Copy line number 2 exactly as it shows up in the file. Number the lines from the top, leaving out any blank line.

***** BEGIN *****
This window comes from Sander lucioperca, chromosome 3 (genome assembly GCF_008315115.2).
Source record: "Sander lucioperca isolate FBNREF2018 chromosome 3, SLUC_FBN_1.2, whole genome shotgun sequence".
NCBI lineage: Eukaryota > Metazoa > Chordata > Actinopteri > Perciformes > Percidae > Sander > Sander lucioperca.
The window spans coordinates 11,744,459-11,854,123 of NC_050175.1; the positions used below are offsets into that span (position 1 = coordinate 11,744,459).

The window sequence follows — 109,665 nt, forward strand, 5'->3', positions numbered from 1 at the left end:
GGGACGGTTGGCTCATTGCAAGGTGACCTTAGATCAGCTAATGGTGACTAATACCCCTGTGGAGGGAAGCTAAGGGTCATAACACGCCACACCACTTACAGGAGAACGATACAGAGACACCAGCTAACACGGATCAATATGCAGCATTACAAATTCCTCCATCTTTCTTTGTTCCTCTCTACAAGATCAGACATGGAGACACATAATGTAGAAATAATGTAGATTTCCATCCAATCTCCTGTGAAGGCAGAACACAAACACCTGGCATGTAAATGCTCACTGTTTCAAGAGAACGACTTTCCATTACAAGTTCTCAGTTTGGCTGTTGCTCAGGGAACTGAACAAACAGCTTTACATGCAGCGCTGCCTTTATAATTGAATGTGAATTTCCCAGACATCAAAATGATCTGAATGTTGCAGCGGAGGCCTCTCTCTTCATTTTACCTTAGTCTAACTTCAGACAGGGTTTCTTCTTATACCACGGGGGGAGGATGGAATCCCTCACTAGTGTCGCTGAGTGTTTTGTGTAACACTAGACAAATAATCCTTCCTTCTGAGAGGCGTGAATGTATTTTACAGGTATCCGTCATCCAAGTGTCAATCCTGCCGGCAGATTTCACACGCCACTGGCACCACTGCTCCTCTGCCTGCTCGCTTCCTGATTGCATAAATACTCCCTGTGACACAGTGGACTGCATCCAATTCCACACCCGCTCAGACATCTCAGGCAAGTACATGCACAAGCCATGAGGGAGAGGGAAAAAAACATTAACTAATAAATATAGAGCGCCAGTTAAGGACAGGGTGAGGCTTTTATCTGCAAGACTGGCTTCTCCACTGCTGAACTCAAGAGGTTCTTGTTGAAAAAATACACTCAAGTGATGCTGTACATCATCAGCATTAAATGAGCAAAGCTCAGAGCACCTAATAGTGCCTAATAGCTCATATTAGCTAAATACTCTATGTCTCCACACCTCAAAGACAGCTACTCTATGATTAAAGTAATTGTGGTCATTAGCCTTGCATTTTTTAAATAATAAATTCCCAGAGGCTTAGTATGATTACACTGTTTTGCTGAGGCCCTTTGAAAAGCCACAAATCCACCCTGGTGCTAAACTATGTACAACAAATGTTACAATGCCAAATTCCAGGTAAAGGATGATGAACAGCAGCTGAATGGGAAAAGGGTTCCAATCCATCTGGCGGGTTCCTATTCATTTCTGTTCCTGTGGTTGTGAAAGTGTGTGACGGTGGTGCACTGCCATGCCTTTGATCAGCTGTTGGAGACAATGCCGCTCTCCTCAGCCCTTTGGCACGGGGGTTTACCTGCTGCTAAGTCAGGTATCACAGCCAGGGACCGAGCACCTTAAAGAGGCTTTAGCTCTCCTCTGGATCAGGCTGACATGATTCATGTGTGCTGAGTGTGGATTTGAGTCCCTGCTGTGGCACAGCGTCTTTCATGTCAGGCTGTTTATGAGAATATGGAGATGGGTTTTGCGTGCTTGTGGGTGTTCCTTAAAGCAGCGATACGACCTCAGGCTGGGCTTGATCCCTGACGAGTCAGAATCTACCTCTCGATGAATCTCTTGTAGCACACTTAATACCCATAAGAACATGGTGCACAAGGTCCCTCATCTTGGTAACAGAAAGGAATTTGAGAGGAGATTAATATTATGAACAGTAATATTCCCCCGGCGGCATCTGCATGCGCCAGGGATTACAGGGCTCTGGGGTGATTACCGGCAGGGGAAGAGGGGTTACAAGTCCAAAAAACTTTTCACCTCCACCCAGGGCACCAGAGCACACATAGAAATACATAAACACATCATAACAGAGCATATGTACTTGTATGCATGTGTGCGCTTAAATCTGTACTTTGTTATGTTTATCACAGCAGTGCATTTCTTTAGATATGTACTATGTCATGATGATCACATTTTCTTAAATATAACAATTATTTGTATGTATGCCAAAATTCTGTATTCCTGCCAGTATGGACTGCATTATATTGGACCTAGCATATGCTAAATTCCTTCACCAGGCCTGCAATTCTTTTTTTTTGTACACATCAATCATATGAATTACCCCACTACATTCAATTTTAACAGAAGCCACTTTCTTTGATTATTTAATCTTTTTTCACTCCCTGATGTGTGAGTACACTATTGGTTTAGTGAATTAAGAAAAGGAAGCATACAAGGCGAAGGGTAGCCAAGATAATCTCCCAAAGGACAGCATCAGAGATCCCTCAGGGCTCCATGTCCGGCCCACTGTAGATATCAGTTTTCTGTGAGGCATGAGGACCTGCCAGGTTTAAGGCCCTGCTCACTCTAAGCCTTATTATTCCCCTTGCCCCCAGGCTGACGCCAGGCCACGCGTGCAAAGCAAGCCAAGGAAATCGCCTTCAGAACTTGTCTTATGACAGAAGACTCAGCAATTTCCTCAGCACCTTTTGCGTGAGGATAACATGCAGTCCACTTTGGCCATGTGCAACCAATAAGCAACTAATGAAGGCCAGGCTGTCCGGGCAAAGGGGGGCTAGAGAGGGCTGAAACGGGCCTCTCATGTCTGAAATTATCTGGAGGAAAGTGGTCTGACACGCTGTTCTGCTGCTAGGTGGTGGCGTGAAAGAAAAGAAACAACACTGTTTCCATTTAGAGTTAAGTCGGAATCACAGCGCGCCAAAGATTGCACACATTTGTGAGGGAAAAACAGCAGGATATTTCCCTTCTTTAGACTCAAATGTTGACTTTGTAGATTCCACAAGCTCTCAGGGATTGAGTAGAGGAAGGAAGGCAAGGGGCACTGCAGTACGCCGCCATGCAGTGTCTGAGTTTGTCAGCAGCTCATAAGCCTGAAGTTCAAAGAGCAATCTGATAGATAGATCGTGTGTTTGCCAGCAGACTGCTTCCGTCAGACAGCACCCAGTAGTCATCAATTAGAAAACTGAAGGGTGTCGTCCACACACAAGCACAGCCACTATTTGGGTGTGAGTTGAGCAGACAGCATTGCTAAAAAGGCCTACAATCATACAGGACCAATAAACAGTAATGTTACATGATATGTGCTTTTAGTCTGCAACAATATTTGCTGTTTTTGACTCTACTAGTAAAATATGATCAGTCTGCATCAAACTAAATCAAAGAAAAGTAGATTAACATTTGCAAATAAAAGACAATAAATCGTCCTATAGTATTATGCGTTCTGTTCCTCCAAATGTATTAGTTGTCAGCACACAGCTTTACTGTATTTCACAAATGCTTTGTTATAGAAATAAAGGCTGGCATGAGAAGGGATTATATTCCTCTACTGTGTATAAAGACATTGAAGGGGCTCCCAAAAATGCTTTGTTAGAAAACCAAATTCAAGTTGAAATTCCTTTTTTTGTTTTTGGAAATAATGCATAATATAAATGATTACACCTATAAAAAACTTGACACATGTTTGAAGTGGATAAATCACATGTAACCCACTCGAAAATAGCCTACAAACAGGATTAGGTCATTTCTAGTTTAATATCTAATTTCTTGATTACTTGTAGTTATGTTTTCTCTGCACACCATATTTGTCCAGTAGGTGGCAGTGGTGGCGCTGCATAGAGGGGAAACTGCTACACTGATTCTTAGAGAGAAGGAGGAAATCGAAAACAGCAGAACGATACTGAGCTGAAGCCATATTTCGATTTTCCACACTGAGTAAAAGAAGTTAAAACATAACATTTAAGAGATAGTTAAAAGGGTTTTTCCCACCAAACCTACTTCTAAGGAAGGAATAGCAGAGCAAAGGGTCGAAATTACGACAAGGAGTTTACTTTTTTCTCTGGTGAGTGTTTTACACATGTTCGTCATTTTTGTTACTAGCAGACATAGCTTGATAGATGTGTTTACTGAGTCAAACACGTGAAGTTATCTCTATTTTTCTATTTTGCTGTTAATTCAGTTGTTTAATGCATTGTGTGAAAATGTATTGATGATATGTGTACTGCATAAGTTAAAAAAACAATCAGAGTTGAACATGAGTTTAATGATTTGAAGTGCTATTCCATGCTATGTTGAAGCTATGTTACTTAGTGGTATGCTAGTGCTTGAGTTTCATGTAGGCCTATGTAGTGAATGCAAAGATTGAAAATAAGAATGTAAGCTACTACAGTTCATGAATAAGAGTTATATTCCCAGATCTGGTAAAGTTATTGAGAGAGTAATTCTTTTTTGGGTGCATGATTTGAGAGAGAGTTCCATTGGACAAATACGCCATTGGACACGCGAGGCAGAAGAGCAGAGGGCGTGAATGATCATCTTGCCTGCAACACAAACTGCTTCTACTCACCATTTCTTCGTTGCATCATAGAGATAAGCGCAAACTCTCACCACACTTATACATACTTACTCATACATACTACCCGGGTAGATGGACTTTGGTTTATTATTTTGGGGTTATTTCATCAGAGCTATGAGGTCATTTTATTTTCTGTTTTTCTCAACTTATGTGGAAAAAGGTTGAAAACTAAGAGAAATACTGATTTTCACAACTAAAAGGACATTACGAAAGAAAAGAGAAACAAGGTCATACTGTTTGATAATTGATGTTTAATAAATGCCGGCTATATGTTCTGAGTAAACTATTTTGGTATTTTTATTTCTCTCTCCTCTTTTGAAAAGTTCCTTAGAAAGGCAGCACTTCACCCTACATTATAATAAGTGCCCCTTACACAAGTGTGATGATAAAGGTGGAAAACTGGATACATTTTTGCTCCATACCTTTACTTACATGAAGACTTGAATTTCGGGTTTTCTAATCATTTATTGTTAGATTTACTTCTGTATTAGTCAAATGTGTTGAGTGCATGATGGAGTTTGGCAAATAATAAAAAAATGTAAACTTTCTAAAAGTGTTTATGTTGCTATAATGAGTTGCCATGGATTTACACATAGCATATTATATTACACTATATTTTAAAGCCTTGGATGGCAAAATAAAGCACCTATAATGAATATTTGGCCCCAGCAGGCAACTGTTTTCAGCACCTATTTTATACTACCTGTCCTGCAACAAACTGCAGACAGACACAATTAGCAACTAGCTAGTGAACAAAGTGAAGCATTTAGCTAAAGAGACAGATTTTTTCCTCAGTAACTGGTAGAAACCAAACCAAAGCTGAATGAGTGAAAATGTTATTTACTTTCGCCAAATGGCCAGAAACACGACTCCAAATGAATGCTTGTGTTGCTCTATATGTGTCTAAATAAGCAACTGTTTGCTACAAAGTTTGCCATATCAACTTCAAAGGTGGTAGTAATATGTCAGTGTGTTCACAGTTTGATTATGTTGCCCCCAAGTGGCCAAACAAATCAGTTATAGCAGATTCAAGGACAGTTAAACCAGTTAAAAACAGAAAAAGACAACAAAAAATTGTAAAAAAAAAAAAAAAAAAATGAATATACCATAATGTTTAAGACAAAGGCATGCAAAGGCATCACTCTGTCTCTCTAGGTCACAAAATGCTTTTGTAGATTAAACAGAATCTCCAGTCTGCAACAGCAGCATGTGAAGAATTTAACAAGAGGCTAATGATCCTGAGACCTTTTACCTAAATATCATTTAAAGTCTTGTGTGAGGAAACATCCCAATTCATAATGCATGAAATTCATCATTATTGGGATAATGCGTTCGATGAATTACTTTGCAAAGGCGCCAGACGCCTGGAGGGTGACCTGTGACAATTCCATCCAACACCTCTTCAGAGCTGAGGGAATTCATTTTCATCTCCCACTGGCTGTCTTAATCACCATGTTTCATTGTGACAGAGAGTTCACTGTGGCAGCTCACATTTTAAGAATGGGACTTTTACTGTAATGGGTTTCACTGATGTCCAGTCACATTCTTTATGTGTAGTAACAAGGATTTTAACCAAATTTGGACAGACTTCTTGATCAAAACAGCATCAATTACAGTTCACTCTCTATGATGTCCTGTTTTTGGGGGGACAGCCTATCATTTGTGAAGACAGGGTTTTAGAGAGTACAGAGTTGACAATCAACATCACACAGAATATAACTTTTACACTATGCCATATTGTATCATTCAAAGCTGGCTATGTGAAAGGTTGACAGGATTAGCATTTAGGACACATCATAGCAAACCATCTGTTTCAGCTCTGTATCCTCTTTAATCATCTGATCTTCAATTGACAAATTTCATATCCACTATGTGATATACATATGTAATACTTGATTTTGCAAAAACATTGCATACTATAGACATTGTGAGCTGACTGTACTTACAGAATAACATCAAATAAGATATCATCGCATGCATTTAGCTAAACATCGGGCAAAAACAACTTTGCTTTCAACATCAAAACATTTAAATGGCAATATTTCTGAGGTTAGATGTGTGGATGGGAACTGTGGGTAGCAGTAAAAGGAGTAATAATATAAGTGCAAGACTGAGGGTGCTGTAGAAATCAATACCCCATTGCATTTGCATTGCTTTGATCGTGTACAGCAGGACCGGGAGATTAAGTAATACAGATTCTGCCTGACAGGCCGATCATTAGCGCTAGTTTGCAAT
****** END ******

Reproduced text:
Source record: "Sander lucioperca isolate FBNREF2018 chromosome 3, SLUC_FBN_1.2, whole genome shotgun sequence".